Who We Are: The Conservancy is a non-profit, citizen-based organization with a membership base of several hundred individuals and families. New members are warmly invited join (click here) or to receive our email messages free of charge (click here).
Our Mission: The Claremont Canyon Conservancy is a catalyst for the long-term protection and restoration of the canyon's natural environment and an advocate for comprehensive fire safety along its wildland/urban interface.
What We Do: The Conservancy works closely with public and private property owners and various government agencies to ensure the best possible stewardship of the canyon as a whole. We support educational programs designed to improve fire safety and seek out the most effective measures that private property owners can take to protect their own properties from wildfire. The Conservancy supports and actively conducts strategic fuel reduction projects in the canyon. We promote stewardship through general weed management to help restore the natural balance in the various ecosystems within the watershed, through educational programs that increase public awareness and appreciation of the canyon, and through advocacy for improved public access.
Our Board: The Board of Directors is an all volunteer, working board consisting of 12 members. Each Director takes on at least one staff position and/or sits on at least one board committee. The full board meets quarterly and an Executive Committee meets monthly to make operational decisions within the guidelines set out by the Board.
Tim Wallace, President: "Born outside of Chicago, I've always been involved with natural resources and the policies and actions revolving around them. Ranched and logged for six years in Oregon (where my father was born) - then turned to academics at Oregon State University, UN Reno, Purdue and have been at UC Berkeley since 1963. I've worked in the White House (Sr. Economist on the Council of Economic advisors) on agricultural matters, and was Director of California's Department of Food and Agriculture (the agency responsible for all legislation and regulation concerning the state's food producers and many other aspects of the food system). I've done consulting abroad in Europe, Latin America, Africa and the Far East. Being directly active in the community based Claremont Canyon Conservancy affords me an opportunity to do something that needs doing and will help restore the Canyon to the prestigious position it deserves".
Joseph H. Engbeck Jr., Vice-President, is the author of five books and many other publications about the history and natural history of California and the American West. He has been actively involved in the environmental movement since 1960 and is currently a councilor of the Save-the-Redwoods League and a board member of Save San Francisco Bay Association. He was a trustee of the California Historical Society for six years and helped organize People for Open Space in the 1960s before joining the California Department of Parks and Recreation where he was a writer, editor, and manager of the State Park System's publications program. He is a founder and past president of the Claremont-Elmwood Neighborhood Association and co-chair of the Friends of Claremont Canyon.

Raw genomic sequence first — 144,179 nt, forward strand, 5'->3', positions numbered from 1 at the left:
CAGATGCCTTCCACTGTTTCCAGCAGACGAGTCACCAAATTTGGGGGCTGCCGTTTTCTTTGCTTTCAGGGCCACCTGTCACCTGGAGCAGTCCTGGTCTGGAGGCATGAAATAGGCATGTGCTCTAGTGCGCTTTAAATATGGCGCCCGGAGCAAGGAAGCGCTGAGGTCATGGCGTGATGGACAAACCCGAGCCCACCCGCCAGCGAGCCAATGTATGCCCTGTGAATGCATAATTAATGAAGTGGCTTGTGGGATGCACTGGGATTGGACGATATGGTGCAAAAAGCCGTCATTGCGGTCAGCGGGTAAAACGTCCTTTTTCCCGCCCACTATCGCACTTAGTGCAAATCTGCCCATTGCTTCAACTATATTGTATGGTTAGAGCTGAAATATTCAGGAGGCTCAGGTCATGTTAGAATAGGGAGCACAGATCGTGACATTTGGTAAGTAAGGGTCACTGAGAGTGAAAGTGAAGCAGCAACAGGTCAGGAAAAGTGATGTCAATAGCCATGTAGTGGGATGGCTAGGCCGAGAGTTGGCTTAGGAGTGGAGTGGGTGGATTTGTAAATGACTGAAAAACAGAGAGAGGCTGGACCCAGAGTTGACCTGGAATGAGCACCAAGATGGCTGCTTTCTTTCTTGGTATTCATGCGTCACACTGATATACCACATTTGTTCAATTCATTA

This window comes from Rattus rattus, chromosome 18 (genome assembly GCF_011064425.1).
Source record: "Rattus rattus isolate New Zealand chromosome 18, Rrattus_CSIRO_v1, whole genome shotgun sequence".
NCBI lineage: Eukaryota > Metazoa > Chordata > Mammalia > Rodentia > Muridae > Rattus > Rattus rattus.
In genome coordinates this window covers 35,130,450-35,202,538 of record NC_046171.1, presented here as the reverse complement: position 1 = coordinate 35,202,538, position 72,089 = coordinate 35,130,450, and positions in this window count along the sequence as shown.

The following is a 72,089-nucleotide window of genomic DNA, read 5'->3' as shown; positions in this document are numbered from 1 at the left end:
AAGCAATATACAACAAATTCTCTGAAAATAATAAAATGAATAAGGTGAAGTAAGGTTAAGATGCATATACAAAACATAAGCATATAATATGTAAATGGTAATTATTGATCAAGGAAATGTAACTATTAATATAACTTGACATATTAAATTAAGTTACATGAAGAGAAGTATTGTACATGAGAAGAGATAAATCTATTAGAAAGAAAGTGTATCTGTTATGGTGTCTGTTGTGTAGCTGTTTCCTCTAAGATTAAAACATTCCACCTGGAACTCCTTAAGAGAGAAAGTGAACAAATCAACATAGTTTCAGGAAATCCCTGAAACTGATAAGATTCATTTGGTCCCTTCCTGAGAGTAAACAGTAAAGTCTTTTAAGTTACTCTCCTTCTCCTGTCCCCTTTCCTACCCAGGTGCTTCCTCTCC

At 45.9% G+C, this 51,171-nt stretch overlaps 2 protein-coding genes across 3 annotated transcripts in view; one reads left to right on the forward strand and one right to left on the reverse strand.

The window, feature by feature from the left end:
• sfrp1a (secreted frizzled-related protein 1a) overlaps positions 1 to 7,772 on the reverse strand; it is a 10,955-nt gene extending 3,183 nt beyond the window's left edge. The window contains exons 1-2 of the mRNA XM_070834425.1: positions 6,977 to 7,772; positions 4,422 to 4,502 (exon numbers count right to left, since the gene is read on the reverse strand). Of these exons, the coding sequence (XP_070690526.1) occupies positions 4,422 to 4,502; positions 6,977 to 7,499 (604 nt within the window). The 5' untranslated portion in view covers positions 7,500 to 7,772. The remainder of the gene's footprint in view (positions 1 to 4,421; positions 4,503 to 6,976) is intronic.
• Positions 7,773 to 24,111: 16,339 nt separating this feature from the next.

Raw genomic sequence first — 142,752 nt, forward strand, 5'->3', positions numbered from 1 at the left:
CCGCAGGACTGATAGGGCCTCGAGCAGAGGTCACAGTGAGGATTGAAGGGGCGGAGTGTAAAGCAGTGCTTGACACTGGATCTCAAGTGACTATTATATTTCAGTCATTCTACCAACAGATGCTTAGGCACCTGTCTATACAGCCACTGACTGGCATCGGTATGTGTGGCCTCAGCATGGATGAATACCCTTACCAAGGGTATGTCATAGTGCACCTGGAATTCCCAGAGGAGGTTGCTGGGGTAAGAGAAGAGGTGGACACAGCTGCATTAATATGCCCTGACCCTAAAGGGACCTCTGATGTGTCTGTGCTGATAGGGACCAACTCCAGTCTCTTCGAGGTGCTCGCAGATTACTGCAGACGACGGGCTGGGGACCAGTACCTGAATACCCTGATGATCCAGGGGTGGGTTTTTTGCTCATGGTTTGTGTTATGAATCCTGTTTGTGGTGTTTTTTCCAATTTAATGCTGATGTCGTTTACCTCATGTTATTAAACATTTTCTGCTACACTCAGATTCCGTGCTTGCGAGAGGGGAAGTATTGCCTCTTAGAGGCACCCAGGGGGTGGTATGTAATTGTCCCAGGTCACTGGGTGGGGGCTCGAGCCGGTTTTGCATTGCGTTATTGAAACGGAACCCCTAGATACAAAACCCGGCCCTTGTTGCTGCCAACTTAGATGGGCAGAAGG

Marilyn Goldhaber, Secretary, is a native of Oakland and a graduate of UC Berkeley with degrees in mathematics and biostatistics. She began her love of Claremont Canyon in the 1970s when she and her husband Nat were students and resided in a little farm house in the mid-canyon just above Gelston Road. There, the Goldhabers took care of the land and managed to raise a few goats in pursuit of defensible space (and a little fresh cheese). The property eventually sold to the East Bay Regional Park District and the Goldhabers moved down the canyon to Stonewall Road, where they now enjoy a hillside garden full of live oaks and other native California plant species. Marilyn became interested in fire ecology, wildland management and native plant restoration after the 1991 Great Fire in the Oakland Hills. She along with eleven others formed a neighborhood task force to study the matter and eventually in 2001 founded the Claremont Canyon Conservancy. Marilyn is currently membership coordinator and co-editor of the Conservancy's newsletter as well as Secretary of the Board. Marilyn and her husband have triplet sons who are in their early 20s. Her previous professional work includes directing research projects at the Kaiser Permanente Medical Care Program in Oakland, California in the 1980s and early 1990 and serving as a data analyst at the departments of health in Harrisburg, Pennsylvania and Berkeley, California before that.